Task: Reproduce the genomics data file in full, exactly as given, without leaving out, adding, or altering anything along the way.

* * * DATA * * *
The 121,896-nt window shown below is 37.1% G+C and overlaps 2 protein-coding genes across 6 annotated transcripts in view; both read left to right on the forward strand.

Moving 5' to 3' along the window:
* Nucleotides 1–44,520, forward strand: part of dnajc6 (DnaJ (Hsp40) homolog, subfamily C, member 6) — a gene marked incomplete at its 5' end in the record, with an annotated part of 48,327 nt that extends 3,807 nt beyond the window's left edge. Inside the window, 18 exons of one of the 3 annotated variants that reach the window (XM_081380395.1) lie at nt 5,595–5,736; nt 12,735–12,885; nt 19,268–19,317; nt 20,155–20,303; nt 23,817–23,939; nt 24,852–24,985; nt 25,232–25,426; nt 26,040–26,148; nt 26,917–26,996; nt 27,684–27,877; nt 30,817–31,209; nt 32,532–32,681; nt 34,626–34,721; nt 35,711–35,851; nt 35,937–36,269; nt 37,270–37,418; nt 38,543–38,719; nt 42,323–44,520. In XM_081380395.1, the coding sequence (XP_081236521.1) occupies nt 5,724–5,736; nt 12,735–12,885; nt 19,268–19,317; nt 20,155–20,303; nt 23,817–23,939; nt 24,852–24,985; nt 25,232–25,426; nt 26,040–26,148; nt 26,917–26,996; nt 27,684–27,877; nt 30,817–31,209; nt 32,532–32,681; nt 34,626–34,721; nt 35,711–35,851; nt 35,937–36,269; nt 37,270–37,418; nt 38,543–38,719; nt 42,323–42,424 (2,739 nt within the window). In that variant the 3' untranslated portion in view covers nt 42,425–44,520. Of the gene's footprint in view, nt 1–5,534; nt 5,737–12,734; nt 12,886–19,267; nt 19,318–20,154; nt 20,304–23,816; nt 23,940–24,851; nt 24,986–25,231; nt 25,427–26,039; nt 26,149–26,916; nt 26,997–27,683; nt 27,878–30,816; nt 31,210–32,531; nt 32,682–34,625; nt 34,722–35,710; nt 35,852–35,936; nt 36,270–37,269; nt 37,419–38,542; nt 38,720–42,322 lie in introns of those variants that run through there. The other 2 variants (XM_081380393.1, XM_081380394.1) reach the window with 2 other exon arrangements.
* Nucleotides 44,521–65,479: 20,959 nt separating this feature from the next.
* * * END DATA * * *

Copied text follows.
The 121,896-nt window shown below is 37.1% G+C and overlaps 2 protein-coding genes across 6 annotated transcripts in view; both read left to right on the forward strand.

Moving 5' to 3' along the window:
* Nucleotides 1–44,520, forward strand: part of dnajc6 (DnaJ (Hsp40) homolog, subfamily C, member 6) — a gene marked incomplete at its 5' end in the record, with an annotated part of 48,327 nt that extends 3,807 nt beyond the window's left edge. Inside the window, 18 exons of one of the 3 annotated variants that reach the window (XM_081380395.1) lie at nt 5,595–5,736; nt 12,735–12,885; nt 19,268–19,317; nt 20,155–20,303; nt 23,817–23,939; nt 24,852–24,985; nt 25,232–25,426; nt 26,040–26,148; nt 26,917–26,996; nt 27,684–27,877; nt 30,817–31,209; nt 32,532–32,681; nt 34,626–34,721; nt 35,711–35,851; nt 35,937–36,269; nt 37,270–37,418; nt 38,543–38,719; nt 42,323–44,520. In XM_081380395.1, the coding sequence (XP_081236521.1) occupies nt 5,724–5,736; nt 12,735–12,885; nt 19,268–19,317; nt 20,155–20,303; nt 23,817–23,939; nt 24,852–24,985; nt 25,232–25,426; nt 26,040–26,148; nt 26,917–26,996; nt 27,684–27,877; nt 30,817–31,209; nt 32,532–32,681; nt 34,626–34,721; nt 35,711–35,851; nt 35,937–36,269; nt 37,270–37,418; nt 38,543–38,719; nt 42,323–42,424 (2,739 nt within the window). In that variant the 3' untranslated portion in view covers nt 42,425–44,520. Of the gene's footprint in view, nt 1–5,534; nt 5,737–12,734; nt 12,886–19,267; nt 19,318–20,154; nt 20,304–23,816; nt 23,940–24,851; nt 24,986–25,231; nt 25,427–26,039; nt 26,149–26,916; nt 26,997–27,683; nt 27,878–30,816; nt 31,210–32,531; nt 32,682–34,625; nt 34,722–35,710; nt 35,852–35,936; nt 36,270–37,269; nt 37,419–38,542; nt 38,720–42,322 lie in introns of those variants that run through there. The other 2 variants (XM_081380393.1, XM_081380394.1) reach the window with 2 other exon arrangements.
* Nucleotides 44,521–65,479: 20,959 nt separating this feature from the next.